Typically Dr. J. gives his gentle readers one required reading assignment in a post, but serendipitously there were two articles today worth reading regarding everybody’s favorite campaign issue, Obamacare, also known as the albatross around the neck of the economy.
In other words, the people who are struggling the most to gain economic and health security are the ones who will be most harmed by the law. Some will be signed up for Medicaid and consigned to a lifetime of poor health care. Some will gain access to the subsidized exchanges, but will find it harder to gain employment as a result. And those who already have insurance, and are being squeezed by ever-increasing premiums, will be squeezed even harder by the law’s thoughtless blizzard of mandates and regulations.
For at least the last decade or so, hospitals are largely paid for a diagnosis (DRG), so if you are admitted with a heart attack, the hospital gets paid x amount of dollars. If it is a complicated heart attack, more can be billed, but Medicare is billed for a diagnosis. The benchmark readmission rate in a region might be 19%, so a hospital with a rate of 23% could end up being considered the worst in the region with regard to readmission rates. And readmission rates means to ANY hospital, not just your own, and for any reason.
This is a big deal because great hospitals such as Mass. General, University of Chicago, and Vanderbilt will be hit with penalties. Part of this is because of coding and charting, some of it is because these hospitals do more than their fair share helping the poor and socioeconomically deprived, and because they are tertiary care referral centers who undercode the sickest of the sick. They also have patients that live far away that making sure these patients gets quick and timely follow up with a doctor (especially one near them outside of the system is tricky. CMS evaluates this on a 3 year running average, so it will make it harder for these great hospitals to dig themselves out of their readmission hole. These hospitals will be paying fines until at least 2014, or 2015.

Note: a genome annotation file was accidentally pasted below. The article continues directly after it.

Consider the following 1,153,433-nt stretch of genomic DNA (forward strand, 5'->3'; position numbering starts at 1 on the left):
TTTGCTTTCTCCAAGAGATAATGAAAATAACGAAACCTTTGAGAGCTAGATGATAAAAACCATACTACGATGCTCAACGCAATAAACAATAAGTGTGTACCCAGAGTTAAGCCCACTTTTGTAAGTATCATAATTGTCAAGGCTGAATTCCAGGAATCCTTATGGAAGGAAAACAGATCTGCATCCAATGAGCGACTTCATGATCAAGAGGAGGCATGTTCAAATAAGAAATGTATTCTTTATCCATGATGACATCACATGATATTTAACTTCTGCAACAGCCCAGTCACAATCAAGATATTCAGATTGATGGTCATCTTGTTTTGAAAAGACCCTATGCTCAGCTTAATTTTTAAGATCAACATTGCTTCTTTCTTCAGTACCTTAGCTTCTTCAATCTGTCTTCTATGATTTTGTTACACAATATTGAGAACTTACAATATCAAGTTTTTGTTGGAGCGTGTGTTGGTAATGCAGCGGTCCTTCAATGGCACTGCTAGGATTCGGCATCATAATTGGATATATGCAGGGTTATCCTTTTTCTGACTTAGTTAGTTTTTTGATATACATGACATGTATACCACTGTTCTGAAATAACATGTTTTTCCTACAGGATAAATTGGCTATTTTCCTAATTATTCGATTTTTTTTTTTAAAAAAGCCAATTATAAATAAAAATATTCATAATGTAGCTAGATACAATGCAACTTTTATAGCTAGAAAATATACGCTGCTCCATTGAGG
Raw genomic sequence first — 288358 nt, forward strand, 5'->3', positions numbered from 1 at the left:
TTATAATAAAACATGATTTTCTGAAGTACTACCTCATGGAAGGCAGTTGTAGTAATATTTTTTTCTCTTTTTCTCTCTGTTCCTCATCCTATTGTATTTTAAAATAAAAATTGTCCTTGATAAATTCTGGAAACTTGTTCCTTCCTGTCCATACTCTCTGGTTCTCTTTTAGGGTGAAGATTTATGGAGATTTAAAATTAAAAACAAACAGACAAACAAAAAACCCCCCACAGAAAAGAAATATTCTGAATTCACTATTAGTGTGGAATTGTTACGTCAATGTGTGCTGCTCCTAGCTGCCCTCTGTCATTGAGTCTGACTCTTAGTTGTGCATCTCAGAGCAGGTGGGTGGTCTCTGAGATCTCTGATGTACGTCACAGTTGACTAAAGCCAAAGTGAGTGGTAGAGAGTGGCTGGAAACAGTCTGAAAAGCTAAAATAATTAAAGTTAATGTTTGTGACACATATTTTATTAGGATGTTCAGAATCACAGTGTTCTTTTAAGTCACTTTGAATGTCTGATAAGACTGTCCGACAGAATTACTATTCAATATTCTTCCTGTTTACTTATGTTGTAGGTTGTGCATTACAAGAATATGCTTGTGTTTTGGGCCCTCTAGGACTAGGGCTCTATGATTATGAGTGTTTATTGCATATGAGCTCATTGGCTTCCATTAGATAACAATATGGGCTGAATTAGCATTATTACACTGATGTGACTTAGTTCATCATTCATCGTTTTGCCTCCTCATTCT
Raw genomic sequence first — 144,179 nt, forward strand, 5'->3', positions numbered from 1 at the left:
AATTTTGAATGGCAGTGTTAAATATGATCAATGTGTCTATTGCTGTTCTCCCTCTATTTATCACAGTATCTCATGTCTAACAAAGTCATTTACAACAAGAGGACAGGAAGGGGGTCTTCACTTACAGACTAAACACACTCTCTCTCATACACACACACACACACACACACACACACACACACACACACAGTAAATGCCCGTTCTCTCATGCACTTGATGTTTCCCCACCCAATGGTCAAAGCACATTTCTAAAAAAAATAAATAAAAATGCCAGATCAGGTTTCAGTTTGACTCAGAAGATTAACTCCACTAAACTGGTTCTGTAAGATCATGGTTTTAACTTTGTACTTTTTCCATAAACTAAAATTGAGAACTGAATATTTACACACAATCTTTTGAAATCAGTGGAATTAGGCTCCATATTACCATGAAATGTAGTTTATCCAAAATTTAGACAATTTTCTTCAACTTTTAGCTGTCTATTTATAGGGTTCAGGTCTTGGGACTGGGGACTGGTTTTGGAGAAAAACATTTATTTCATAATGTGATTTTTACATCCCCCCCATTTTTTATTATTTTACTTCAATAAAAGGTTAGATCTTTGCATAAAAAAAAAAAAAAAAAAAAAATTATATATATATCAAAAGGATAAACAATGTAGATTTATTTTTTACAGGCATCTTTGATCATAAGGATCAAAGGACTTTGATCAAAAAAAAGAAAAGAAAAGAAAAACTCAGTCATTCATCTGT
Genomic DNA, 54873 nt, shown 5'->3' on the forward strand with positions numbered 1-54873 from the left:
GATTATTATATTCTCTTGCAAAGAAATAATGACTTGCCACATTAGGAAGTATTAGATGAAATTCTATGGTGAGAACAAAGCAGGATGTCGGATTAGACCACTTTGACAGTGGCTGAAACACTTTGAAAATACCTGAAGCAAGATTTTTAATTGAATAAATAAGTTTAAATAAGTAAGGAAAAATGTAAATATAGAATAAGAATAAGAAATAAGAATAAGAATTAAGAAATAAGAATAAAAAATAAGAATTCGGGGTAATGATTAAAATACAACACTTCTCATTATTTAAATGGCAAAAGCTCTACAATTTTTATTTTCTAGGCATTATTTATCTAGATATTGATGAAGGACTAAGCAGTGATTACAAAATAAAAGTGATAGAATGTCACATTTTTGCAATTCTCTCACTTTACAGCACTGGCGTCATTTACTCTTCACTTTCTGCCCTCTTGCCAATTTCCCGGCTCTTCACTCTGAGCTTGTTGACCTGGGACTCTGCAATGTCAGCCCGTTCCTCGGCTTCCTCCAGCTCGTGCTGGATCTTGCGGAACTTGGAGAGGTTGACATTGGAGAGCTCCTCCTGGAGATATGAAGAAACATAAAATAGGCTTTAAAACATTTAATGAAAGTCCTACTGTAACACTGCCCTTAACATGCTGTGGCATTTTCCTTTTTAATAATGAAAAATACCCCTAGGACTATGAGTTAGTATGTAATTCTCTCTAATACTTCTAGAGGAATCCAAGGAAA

Furthermore, as hospitals are paid by the diagnosis, rather than services rendered, there is a pressure to discharge patients quickly to open up beds for sick patients waiting for those beds. This hurrying up to discharge makes it challenging for the patients to have the education they need, and to be assured they have the support they need at discharge. Add to it that residents have to be done rounds post call and go home handing off their work, rather than staying until the work is done, and that adds an additional layer of trouble.
In other words, length of stay will necessarily increase in order to insure that the high risk patients for readmission will be better teed up for discharge to avoid a readmission, and what the hospital previously faced as a penalty for readmissions will be transformed to an opportunity cost of less billable days in the hospital. This will make it harder for hospitals to stay open and deliver effective care to patients.
There is an additional paradox to all of this:
“Among patients with heart failure, hospitals that have higher readmission rates actually have lower mortality rates,” said Sunil Kripalani, MD, a professor with Vanderbilt University Medical Center who studies hospital readmissions. “So, which would we rather have — a hospital readmission or a death?”
This statistic is largely because patients with higher readmission rates for heart failure, though challenging, have closer follow up, and hospitalizations occur more frequently to cut problems off at the pass to avoid emergencies.
The patients that have poorer follow up either die at home or come in in cardiogenic shock outside the 30 day window and have a grimmer prognosis.
Either way, Obamacare may not cause cancer like Bain Capital does, but it will people. Just thought we’d share that with y’all.